If only English was as easy to read as other languages

18:59 08 February 2017

Amador Loureiro

Amador Loureiro


The English might claim their language is clear and straightforward, and mock the complexities of others. But when it comes to opacity, it is English which leads the way

A German word recently made it into our news. The word was Bundespräsidentenstichwahlwiederholungsverschiebung. It was deemed to be newsworthy because of its extreme length, fifty-one letters.

But it only looks so amazingly long to English speakers because we have adopted the practice – which is not followed by many other European languages – of separating out the different components of compound words when we write them. In German, all the different elements of compounds are joined together to form a single written word.

This particular German example, which relates to the recent election of the Austrian president, can easily be rendered into English as “federal presidential election rerun postponement”, a phrase which is not difficult to analyse or understand. The only difference between the Austrian word and the English-language version is that we leave gaps between the component parts so that it appears as five words instead of one.

We don’t always agree in English about where and how to do this separating: I have just written “English-language”, but I could just as well have omitted the hyphen. In German, on the other hand, the equivalent word would have to be englischsprachig. Similarly, in Swedish it would be engelskspråklig; and in Polish angielskojęzyczny.

But there is another more serious point to be made here about compound words in German and other languages. I was once briefly ill with a condition called hyponatraemia. English friends enquired anxiously about what this rather scary-sounding term meant. Greek friends, on the other hand, understood immediately that it simply meant there was not enough sodium in my blood stream. In Greek, aema means ‘blood’, natrio is ‘sodium’, and hypo means ‘under’, so for them the meaning was totally transparent.

The same would have been be true for speakers of Icelandic, where the condition is called blóðnatríumlækkun, literally ‘blood-sodium-lowness’. The meaning of the English word is opaque, while the Greek and Icelandic words are completely transparent.

Ironically, the German word for opacity, Undurchsichtigkeit, is completely transparent to German speakers. The different elements of un-durch-sicht-ig-keit correspond to English ‘un-through-sight-y-hood’, so German speakers can immediately tell that it means ‘unseethroughableness’. Our word opacity, on the other hand, really is opaque: English-speaking children hearing word for the first time can’t work out from its structure what it means, while a German child can do so easily with their version.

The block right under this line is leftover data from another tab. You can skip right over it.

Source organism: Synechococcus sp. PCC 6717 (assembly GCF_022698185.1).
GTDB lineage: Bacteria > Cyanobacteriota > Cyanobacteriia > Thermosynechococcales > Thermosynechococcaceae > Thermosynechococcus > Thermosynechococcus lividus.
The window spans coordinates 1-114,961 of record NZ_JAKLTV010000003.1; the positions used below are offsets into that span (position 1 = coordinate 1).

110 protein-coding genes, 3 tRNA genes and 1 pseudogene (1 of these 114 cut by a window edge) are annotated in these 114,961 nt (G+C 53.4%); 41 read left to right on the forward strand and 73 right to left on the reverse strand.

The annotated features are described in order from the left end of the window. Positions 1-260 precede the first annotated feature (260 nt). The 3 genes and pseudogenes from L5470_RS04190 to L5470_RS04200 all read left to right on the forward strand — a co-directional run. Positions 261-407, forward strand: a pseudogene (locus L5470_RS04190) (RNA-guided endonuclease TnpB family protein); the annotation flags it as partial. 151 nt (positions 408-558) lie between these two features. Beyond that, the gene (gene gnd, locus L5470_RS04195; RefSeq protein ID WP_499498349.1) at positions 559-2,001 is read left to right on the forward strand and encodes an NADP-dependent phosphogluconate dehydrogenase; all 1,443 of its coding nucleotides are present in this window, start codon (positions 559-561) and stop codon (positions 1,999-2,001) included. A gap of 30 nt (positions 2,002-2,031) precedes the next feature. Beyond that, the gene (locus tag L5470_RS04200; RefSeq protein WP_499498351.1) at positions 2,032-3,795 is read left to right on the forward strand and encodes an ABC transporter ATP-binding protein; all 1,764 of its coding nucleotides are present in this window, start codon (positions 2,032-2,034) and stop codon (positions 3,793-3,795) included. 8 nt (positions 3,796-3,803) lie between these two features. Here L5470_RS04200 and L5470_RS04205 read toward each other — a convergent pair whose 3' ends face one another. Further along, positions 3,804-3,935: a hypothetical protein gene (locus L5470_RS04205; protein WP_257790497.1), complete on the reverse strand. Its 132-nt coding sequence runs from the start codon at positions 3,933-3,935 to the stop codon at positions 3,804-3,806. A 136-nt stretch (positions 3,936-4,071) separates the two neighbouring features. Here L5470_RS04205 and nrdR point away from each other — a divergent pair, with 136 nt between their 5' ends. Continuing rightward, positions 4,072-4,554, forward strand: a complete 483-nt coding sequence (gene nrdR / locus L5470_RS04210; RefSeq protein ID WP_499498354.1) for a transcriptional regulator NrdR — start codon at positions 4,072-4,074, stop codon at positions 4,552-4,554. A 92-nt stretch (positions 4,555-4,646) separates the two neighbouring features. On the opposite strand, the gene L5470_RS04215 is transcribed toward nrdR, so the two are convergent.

This aspect of English has been called “the lexical bar”. Anglophone children are at a disadvantage because of the way English has expanded its vocabulary over the last few centuries by borrowing elements from Greek and Latin, rather than through creating words from our own resources so they are easy to understand and learn.

We can see how English compares with other languages in this respect by looking at a few examples. The English word omnivorous corresponds to Norwegian altetende, ‘all-eating’. Compare the opaque English term ambidextrous with the transparent German beidhändig, ‘both-handed’. And we have the word incoherent while Dutch version is onsamenhangend, ‘un-together-hanging’.

This problem of opacity and the lexical bar could have been avoided if we had followed the example of our European neighbours. Unlike their continental counterparts, the English-speaking men who carried out the important work of expanding our vocabulary in the 1600s and 1700s, introducing new scientific, philosophical and cultural terms to the language, looked to Latin and Greek for help because they thought their own vernacular language was inadequate and inferior. They were wrong about that, which is a real pity.

It has been argued that this strategy of borrowing words from the prestigious languages of antiquity has kept important areas of English vocabulary out of the reach of large sectors of our population, and has led to the notion – very well known in the English-speaking world – of the difficult and feared elitist category of “long words”. But, as the fifty-one-letter Austrian word shows, it isn’t the length of the words which is the problem; it’s their unseethroughableness.

Peter Trudgill is honorary professor of 
sociolinguistics at the University of East Anglia

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